Editor’s Note: As Kansas prepares to celebrate its 150th birthday this year, The Gardner News will periodically run stories commemorating the people and communities formed before Kansas recieved statehood.
The Santa Fe Trail crossed Bull Creek northeast of Edgerton. The crossing was a popular campsite for travelers on the trail, including American soldiers of the Mexican-American War.
Johnson County was Shawnee Indian Territory, before the 1850s.
“The first caucasian to own land or have a farm in Johnson County was Richard McCamish,” according to the Johnson County Museum.
Richard “Dick” McCamish married a Shawnee Indian woman, and purchased land to make his home at the ford of Bull Creek in the early 1850s.
McCamish traded and did such business with the travelers, and was well known as a southern sympathizer.
“The Kansas-Nebraska Bill of 1854 opened Kansas Territory for settlement, and the issue of slavery in this new territory was to be decided by squatter population,” Greg Hermon said.
Thus began an outpour of pro-slavery men from Missouri infiltrating Kansas, and for sometime the sympathizers seemed to have the “upper hand” over free-state settlers.
Kansas soon became a battleground for issues dividing the country, which birthed such men as John Brown and William Quantrill.
In the summer of 1856, the free-state settlers seemed to outnumber the pro-slavery four to one, according to Greg Hermon.
These southern sympathizers were reinforced from Missouri and bands of
“Missouri Ruffians” crossed the Kansas-Missouri border often. Night riding, murder, and robbery were common among each side.
In August of 1856, General Lane campaigned to rid all pro-slavery forces from the Kaw Valley. Lane’s army defeated several make-shift cabin forts around Lawrence.
General James H. Lane of the “Free-State Militia” had proven himself to be skilled tactician 10 years earlier in the Mexican-American War when he commanded the 3rd Indian Infantry, which played a major role in the defeat of Santa Anna’s army at the Battle of Buena Vista, according to Greg Hermon.
Toward the end of August, 1856, pro-slavery idealist had assembled approximately 1,600 men and entered Kansas. In a few days, groups of ruffian soldiers raided a Quaker Mission on a Shawnee reserve, and captured then killed Frederick Brown, John Brown’s son in Osawatomie.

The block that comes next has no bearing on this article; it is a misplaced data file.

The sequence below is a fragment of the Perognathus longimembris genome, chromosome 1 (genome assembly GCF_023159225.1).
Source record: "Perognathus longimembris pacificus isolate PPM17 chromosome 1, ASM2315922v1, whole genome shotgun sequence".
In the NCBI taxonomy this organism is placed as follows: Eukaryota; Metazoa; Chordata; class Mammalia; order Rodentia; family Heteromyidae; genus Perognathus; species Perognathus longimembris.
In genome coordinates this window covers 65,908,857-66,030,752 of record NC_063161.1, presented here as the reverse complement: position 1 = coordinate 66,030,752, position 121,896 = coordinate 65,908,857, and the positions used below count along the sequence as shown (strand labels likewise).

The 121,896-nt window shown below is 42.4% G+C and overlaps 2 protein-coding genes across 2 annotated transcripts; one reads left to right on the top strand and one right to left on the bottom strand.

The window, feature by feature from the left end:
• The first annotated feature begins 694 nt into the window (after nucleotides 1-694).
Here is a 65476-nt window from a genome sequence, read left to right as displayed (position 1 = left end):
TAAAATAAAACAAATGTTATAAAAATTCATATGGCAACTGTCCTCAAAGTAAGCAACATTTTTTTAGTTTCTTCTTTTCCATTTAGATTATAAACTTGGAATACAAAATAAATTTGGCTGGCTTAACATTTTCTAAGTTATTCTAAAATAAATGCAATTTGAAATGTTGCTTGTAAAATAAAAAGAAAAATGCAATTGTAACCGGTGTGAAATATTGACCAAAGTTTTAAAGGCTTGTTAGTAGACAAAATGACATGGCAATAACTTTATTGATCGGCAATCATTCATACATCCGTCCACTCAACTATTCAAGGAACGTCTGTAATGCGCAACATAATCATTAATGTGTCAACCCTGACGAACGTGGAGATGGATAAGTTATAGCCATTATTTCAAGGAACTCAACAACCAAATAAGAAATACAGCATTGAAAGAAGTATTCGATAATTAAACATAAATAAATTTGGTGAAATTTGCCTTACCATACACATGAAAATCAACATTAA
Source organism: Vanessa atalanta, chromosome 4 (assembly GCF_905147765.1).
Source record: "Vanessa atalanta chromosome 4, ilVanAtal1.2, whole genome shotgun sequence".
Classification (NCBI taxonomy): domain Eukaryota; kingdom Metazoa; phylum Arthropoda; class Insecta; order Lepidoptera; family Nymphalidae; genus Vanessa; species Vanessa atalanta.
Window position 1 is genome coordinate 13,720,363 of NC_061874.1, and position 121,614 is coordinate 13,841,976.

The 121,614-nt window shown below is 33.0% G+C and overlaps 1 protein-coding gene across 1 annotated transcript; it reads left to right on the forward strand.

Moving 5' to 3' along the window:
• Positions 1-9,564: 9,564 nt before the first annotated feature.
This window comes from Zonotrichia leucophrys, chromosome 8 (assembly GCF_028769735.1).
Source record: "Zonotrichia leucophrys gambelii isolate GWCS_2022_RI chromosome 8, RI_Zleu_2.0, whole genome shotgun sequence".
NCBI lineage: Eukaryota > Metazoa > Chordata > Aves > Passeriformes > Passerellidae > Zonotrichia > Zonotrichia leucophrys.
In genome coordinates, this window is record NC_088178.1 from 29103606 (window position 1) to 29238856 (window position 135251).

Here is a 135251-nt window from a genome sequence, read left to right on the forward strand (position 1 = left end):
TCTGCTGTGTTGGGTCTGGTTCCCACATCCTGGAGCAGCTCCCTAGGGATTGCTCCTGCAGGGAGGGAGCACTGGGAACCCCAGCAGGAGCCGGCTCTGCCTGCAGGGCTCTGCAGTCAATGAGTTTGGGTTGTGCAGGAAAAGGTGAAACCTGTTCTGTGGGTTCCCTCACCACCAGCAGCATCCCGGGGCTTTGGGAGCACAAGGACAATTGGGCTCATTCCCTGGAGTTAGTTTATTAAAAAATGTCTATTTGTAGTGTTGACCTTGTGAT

On Aug. 31, 1856, the “Grand Army” of southern militia men had set up camp by Dick McCamish’s cabin at the Bull Creek crossing.
A few days prior, General Lane learned of the numbered Missourian forces, but he was located north on the Nebraska border at the time. He immediately headed south and began to assemble as many volunteers as possible from the Topeka and Lawrence areas. Only four-hundred or so men were gathered to fight, and among them was General Lane’s 19-year-old, personal bodyguard.
According to Hermon, James Butler Hickock had recently moved to the Kansas Territory from Illinois in the spring of 1856, and was soon caught up in the turmoil.
Known as an excellent marksman after taking first place in a contest, he impressed Lane. By July of 1856, the young man was appointed duty to ride along side and protect his general. Later on in life, James Butler, became infamous, and was more popularly known as “Wild Bill” Hickock.
Upon the dawn of Sept. 1, 1856, General Lane led his militia in sight of the Bull Creek camp sight.
“While the Missourians scrambled to saddle their horses and prepare for the attack, Lane deployed his troops in a line of battle. Lane had the left flank circle around to the rear and out of sight of the enemy, so that they would reappear as the right flank. In this manner he was able to parade the same men in view of the Missourians several times, which gave the enemy the impression that they were the ones who were outnumbered,” according to Hermon’s research.
The scare tactic worked, and the enemy was ignorant to the fact they far outnumbered Lane’s army. When the battle began, confusion among the southern sympathizers spread and many fled the scene. Most retreated, and some did not stop until they reachedWestport, Mo., 30 miles away.
Lane ordered his men to burn down McCamish’s cabin, though McCamish had fled moments prior, he escaped being hung.
According to Hermon, “While the little remembered Battle of Bull Creek did not produce the expected bloodbath, it was indeed a decisive battle. Never again in the pre-Civil War days would a large force enter Kansas from Missouri.”